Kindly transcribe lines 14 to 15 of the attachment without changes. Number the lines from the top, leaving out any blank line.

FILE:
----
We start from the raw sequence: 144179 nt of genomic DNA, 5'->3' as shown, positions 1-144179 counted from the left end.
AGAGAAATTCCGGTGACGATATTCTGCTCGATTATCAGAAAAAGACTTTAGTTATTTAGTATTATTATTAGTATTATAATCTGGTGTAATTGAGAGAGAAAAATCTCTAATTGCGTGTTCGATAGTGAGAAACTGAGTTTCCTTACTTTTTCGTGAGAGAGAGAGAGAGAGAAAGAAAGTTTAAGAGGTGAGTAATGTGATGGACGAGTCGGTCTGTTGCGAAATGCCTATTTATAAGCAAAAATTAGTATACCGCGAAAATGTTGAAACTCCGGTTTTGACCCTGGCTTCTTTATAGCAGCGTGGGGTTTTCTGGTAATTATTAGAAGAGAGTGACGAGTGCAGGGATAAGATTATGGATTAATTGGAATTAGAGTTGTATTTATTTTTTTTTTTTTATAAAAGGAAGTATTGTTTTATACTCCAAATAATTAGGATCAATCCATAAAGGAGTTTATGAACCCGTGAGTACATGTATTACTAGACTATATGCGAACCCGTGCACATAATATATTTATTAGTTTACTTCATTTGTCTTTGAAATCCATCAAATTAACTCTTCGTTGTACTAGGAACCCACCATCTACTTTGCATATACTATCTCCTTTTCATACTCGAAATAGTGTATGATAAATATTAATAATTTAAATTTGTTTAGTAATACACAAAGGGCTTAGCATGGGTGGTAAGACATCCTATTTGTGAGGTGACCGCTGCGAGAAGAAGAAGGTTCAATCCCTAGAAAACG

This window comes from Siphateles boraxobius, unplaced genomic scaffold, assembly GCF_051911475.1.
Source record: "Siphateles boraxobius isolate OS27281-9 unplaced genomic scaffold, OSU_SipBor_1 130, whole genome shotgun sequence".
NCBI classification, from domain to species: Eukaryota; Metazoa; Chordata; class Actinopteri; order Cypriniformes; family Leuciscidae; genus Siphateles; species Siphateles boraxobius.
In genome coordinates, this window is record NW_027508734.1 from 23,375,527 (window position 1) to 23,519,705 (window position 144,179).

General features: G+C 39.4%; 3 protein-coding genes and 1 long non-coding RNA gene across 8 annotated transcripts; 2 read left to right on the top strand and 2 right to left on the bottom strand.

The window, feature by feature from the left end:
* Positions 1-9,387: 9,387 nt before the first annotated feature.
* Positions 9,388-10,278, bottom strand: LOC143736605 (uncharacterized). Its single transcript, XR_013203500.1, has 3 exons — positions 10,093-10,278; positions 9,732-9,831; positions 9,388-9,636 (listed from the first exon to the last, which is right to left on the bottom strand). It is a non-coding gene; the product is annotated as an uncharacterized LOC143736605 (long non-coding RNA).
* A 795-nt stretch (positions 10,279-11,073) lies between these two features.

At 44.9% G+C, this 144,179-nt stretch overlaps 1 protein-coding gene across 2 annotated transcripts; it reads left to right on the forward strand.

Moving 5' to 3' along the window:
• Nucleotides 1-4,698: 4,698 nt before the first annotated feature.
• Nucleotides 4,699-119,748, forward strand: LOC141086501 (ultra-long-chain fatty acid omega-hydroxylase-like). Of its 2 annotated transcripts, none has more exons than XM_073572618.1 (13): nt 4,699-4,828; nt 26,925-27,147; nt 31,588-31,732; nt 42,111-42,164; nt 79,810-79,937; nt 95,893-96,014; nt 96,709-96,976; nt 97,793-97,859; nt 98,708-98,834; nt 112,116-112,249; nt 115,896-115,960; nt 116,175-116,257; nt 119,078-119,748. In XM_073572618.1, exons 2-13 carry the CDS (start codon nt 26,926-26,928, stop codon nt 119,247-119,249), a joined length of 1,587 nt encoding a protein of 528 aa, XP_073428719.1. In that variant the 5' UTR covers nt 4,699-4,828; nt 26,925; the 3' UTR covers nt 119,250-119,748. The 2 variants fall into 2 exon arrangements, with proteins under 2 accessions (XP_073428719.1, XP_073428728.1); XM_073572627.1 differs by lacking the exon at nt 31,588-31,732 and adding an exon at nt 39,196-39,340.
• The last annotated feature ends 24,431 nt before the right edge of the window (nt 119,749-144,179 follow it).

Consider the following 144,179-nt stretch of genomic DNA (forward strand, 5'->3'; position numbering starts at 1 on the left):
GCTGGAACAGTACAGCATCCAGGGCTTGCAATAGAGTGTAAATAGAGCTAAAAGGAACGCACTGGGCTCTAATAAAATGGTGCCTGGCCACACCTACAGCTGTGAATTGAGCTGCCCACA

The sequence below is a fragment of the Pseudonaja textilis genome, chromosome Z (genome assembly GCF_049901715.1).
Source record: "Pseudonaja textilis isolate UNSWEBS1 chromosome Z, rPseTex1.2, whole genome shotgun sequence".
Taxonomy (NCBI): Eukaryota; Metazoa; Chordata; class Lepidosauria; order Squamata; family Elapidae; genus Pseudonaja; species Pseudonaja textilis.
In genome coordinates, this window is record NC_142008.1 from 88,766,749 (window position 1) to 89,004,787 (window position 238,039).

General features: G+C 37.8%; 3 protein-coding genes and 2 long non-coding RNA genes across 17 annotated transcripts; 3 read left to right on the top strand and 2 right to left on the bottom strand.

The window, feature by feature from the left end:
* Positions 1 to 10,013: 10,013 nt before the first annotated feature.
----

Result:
• Nucleotides 1-4,698: 4,698 nt before the first annotated feature.
• Nucleotides 4,699-119,748, forward strand: LOC141086501 (ultra-long-chain fatty acid omega-hydroxylase-like). Of its 2 annotated transcripts, none has more exons than XM_073572618.1 (13): nt 4,699-4,828; nt 26,925-27,147; nt 31,588-31,732; nt 42,111-42,164; nt 79,810-79,937; nt 95,893-96,014; nt 96,709-96,976; nt 97,793-97,859; nt 98,708-98,834; nt 112,116-112,249; nt 115,896-115,960; nt 116,175-116,257; nt 119,078-119,748. In XM_073572618.1, exons 2-13 carry the CDS (start codon nt 26,926-26,928, stop codon nt 119,247-119,249), a joined length of 1,587 nt encoding a protein of 528 aa, XP_073428719.1. In that variant the 5' UTR covers nt 4,699-4,828; nt 26,925; the 3' UTR covers nt 119,250-119,748. The 2 variants fall into 2 exon arrangements, with proteins under 2 accessions (XP_073428719.1, XP_073428728.1); XM_073572627.1 differs by lacking the exon at nt 31,588-31,732 and adding an exon at nt 39,196-39,340.